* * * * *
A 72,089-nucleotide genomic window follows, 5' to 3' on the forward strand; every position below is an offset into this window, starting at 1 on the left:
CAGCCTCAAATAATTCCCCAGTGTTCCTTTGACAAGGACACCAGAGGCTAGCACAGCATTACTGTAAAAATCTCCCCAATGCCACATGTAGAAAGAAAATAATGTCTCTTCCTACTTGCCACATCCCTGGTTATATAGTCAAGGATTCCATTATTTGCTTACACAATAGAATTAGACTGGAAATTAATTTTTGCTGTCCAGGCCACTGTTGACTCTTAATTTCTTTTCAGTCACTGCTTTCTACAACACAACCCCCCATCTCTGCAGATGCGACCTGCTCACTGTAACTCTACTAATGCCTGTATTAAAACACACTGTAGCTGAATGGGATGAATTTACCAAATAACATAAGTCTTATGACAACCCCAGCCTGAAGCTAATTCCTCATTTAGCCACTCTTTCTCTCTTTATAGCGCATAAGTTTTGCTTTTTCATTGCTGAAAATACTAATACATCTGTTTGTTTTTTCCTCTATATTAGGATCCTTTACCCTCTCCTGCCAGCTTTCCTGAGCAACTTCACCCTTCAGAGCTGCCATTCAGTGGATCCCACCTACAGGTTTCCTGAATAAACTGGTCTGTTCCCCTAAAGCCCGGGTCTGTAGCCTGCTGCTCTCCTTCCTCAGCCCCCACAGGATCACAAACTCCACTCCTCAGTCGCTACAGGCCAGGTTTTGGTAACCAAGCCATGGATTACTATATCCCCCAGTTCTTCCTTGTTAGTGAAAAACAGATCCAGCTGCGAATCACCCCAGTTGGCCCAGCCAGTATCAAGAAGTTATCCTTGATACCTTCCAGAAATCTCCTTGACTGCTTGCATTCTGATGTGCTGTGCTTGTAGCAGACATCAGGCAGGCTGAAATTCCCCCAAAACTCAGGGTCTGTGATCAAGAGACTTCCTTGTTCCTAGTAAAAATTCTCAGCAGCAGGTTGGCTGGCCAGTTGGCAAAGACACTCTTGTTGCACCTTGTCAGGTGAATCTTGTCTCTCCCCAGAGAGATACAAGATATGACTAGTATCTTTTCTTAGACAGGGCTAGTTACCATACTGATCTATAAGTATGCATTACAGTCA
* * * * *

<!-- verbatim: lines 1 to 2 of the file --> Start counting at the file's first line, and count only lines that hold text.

A 72,089-nucleotide genomic window follows, 5' to 3' on the forward strand; every position below is an offset into this window, starting at 1 on the left:
CAGCCTCAAATAATTCCCCAGTGTTCCTTTGACAAGGACACCAGAGGCTAGCACAGCATTACTGTAAAAATCTCCCCAATGCCACATGTAGAAAGAAAATAATGTCTCTTCCTACTTGCCACATCCCTGGTTATATAGTCAAGGATTCCATTATTTGCTTACACAATAGAATTAGACTGGAAATTAATTTTTGCTGTCCAGGCCACTGTTGACTCTTAATTTCTTTTCAGTCACTGCTTTCTACAACACAACCCCCCATCTCTGCAGATGCGACCTGCTCACTGTAACTCTACTAATGCCTGTATTAAAACACACTGTAGCTGAATGGGATGAATTTACCAAATAACATAAGTCTTATGACAACCCCAGCCTGAAGCTAATTCCTCATTTAGCCACTCTTTCTCTCTTTATAGCGCATAAGTTTTGCTTTTTCATTGCTGAAAATACTAATACATCTGTTTGTTTTTTCCTCTATATTAGGATCCTTTACCCTCTCCTGCCAGCTTTCCTGAGCAACTTCACCCTTCAGAGCTGCCATTCAGTGGATCCCACCTACAGGTTTCCTGAATAAACTGGTCTGTTCCCCTAAAGCCCGGGTCTGTAGCCTGCTGCTCTCCTTCCTCAGCCCCCACAGGATCACAAACTCCACTCCTCAGTCGCTACAGGCCAGGTTTTGGTAACCAAGCCATGGATTACTATATCCCCCAGTTCTTCCTTGTTAGTGAAAAACAGATCCAGCTGCGAATCACCCCAGTTGGCCCAGCCAGTATCAAGAAGTTATCCTTGATACCTTCCAGAAATCTCCTTGACTGCTTGCATTCTGATGTGCTGTGCTTGTAGCAGACATCAGGCAGGCTGAAATTCCCCCAAAACTCAGGGTCTGTGATCAAGAGACTTCCTTGTTCCTAGTAAAAATTCTCAGCAGCAGGTTGGCTGGCCAGTTGGCAAAGACACTCTTGTTGCACCTTGTCAGGTGAATCTTGTCTCTCCCCAGAGAGATACAAGATATGACTAGTATCTTTTCTTAGACAGGGCTAGTTACCATACTGATCTATAAGTATGCATTACAGTCA